Since we had chosen Door Number Hard to do the journey, we would be going through most of the hike up along and in the river, and up the waterfalls we would later jump down. The other option (Door Number Lame) was to hike the mountain path and just meet the river at the top. Much of the travels were pretty easy, mixed with using knotted rope to scale a natural waterslide, a couple ladders, and just plain keeping your balance as you climb places. The scenery was perfect, just the right amount of light in between the canopies on either side of the river. The water was cool but as with anything, we got used to it. Anyways, we climb and repeat for a couple hours, the guides eerily good at imitating bird and nature noises, and able to make the trip with their eyes closed. Eventually, we got to an offshoot which went up at a steep incline for about 15 minutes, taking us to the first waterfall. This was a deep bowl of clear water, with an entrance sloped on either side connecting it to the river, and walls at about 30 feet at the peak. The way to get to a jumping point is swimming to the sloped wall, taking a rope, and walking up using your weight as the counter-balance. You can dive in, roll in, backflip in, however you want it.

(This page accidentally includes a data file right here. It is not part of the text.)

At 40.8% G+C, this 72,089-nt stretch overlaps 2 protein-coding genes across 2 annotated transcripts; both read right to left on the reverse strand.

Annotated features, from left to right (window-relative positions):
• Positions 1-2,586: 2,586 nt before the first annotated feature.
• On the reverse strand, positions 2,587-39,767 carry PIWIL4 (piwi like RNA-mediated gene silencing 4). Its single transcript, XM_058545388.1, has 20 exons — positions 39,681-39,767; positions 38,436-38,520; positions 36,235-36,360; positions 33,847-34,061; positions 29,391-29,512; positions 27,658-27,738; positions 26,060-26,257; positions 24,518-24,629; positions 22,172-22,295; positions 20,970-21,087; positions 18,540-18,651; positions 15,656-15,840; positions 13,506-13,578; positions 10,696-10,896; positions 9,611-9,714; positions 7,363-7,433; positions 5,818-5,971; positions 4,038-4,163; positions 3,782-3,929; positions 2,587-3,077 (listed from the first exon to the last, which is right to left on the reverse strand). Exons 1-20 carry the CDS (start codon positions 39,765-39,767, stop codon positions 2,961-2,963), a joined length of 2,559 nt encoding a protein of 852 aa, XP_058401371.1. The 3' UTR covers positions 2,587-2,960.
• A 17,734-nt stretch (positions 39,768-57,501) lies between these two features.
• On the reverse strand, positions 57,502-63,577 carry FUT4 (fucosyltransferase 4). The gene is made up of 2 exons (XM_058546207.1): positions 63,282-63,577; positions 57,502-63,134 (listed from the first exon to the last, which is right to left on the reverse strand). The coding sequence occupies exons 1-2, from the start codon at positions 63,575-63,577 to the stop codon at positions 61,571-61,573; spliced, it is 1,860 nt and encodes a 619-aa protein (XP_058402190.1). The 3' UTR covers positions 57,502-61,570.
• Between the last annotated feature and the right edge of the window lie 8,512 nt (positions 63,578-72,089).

Then the trek started down. Other than the usual river-walking, we learned a new word, not necessarily Dominican. You can find that at the bottom. A highlight of the 27 jumps down was one that was in a little bend of a canyon about 6 feet wide. The jump was 30 feet and there was rock jutting out, so you really had to time it. If you were too scared, too bad because you had just scaled with your knees brushing the rock and hands grasping nylon for 15 yards then slid on your ass 10 feet down to the ledge you were at. Another few jumps were actually natural waterslides, one was about 15 feet long with a 7 foot drop at the end, another curved around, and one ended the whole adventure. There was one part where it was a 20 foot drop into a pool, then you climb out to jump another 20 feet into another one, to climb out and go down to a waterslide, no hiking in between.
After the last jump (one where you had to run down the slide halfway then leap off into the great blue yonder, we headed back to camp. After deciding not to spend 200 pesos on lunch, we went up to the road and caught a guagua back, most of us sleeping for the hour and a half journey. I could tell you about the rest of Santiago that night, about the monument and the dinner and the like-dead sleep, but it’s kind of a buzzkill after the 27 charcos. If you’re ever in the Dominican Republic, you have to check it out. If you’re here at the same time I am, I’ll drop everything and go with you.
Listening: Brothers, The Black Keys
Reading: American Theocracy
Learning: Lucky You, Green Eyes, etc.
Dominicanismo: Belibiri (Phonetic like bayleebiree really fast) – Not even close to the official Spanish translation, but Gary said it meant ‘slippery’, and it’s fun to say.